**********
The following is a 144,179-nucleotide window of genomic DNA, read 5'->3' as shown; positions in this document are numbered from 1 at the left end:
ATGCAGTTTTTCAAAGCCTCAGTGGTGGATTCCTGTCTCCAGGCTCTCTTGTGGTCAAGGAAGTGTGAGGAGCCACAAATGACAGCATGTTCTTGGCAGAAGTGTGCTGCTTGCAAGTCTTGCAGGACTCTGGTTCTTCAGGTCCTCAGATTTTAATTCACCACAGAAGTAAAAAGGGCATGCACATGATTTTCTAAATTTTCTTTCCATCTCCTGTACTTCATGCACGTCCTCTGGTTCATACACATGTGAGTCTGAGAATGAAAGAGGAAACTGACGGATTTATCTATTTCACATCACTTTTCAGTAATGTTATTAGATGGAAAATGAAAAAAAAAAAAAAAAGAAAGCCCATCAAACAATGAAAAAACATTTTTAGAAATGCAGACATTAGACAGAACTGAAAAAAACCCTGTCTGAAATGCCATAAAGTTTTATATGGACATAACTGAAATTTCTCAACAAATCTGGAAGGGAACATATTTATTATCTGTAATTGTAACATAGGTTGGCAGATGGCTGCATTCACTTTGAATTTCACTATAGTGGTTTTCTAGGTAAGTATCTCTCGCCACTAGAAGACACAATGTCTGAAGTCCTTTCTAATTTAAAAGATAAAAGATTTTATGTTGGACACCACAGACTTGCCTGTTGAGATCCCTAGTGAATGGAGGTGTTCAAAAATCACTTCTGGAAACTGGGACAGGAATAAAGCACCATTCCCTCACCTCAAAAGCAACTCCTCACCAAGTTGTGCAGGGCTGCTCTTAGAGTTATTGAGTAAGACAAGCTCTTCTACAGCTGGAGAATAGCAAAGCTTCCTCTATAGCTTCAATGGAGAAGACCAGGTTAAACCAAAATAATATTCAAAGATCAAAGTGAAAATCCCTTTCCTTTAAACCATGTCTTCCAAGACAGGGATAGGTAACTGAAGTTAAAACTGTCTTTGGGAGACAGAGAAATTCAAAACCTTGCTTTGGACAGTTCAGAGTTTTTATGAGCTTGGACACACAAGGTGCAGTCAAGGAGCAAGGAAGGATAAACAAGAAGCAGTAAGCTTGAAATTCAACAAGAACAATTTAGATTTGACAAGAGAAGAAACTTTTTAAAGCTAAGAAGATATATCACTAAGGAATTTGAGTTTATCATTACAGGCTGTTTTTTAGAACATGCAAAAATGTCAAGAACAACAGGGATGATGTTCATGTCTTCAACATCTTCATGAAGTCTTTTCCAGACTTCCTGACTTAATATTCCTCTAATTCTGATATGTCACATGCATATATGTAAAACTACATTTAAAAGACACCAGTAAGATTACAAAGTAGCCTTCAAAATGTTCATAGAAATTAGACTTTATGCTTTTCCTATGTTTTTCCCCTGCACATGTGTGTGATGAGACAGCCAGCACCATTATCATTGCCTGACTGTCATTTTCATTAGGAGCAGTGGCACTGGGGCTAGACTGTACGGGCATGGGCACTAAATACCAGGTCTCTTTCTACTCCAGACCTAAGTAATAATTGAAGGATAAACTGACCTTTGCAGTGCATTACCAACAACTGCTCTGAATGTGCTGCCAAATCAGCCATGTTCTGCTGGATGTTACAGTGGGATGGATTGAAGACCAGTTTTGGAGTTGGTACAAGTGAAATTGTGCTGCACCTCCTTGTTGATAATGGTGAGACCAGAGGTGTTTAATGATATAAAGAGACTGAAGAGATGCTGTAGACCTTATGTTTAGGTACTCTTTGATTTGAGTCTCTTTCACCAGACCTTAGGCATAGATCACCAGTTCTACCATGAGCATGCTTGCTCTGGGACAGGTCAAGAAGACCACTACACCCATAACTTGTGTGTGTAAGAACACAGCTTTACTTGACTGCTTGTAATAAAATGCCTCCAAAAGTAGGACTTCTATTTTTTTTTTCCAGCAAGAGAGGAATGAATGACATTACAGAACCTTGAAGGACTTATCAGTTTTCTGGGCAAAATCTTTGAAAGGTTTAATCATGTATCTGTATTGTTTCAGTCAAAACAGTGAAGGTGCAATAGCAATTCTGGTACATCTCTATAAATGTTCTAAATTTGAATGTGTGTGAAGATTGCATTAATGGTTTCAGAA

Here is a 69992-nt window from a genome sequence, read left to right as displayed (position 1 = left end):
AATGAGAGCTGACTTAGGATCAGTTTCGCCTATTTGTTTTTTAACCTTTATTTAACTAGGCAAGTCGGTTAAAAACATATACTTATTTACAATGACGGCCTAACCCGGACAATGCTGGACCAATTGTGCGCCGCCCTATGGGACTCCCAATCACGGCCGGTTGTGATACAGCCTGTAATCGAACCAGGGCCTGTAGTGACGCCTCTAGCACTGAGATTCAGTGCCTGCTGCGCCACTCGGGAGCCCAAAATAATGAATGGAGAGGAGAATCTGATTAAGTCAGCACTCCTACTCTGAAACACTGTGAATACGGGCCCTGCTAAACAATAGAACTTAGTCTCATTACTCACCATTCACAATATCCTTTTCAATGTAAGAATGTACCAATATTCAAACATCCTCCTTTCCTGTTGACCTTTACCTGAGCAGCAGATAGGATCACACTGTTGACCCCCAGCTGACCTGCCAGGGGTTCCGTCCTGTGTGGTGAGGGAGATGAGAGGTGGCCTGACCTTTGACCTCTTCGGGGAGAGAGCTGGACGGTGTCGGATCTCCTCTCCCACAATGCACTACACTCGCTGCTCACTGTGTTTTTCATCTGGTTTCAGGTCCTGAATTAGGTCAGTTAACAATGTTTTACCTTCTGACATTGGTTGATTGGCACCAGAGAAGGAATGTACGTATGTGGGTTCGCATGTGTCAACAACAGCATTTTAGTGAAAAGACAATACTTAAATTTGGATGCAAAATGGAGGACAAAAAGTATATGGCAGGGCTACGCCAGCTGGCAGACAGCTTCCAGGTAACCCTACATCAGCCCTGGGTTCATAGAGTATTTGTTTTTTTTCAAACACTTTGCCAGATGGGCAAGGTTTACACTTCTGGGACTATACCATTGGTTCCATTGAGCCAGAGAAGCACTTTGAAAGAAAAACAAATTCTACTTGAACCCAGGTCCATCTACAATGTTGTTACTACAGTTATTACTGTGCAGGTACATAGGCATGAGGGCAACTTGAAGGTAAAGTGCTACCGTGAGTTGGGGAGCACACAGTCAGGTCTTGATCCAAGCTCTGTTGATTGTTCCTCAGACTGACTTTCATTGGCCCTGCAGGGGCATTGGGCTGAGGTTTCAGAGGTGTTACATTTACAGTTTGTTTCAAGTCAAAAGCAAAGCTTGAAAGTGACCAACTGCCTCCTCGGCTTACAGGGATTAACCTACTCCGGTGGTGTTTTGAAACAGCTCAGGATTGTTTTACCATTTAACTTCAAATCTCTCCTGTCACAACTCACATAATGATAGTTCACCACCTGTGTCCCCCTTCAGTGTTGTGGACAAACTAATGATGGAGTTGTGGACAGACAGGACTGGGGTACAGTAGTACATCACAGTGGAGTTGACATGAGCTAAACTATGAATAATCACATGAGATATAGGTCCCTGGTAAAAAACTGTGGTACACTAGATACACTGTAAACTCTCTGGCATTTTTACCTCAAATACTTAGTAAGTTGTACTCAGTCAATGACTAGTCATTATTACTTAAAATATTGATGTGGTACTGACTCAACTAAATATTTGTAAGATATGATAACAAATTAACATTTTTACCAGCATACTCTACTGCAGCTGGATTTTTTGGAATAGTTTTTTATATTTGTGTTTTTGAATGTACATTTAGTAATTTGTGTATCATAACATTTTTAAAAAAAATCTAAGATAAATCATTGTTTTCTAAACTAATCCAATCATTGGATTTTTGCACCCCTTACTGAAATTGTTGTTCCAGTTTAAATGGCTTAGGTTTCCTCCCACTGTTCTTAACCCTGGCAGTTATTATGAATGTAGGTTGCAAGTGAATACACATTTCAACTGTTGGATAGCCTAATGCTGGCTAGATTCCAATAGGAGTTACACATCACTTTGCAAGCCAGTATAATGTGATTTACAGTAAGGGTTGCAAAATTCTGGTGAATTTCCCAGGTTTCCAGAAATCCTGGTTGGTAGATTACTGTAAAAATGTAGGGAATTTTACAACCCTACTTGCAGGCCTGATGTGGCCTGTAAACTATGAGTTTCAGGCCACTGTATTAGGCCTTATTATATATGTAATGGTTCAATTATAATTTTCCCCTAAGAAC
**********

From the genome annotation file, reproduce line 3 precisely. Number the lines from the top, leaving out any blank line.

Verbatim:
Here is a 69992-nt window from a genome sequence, read left to right as displayed (position 1 = left end):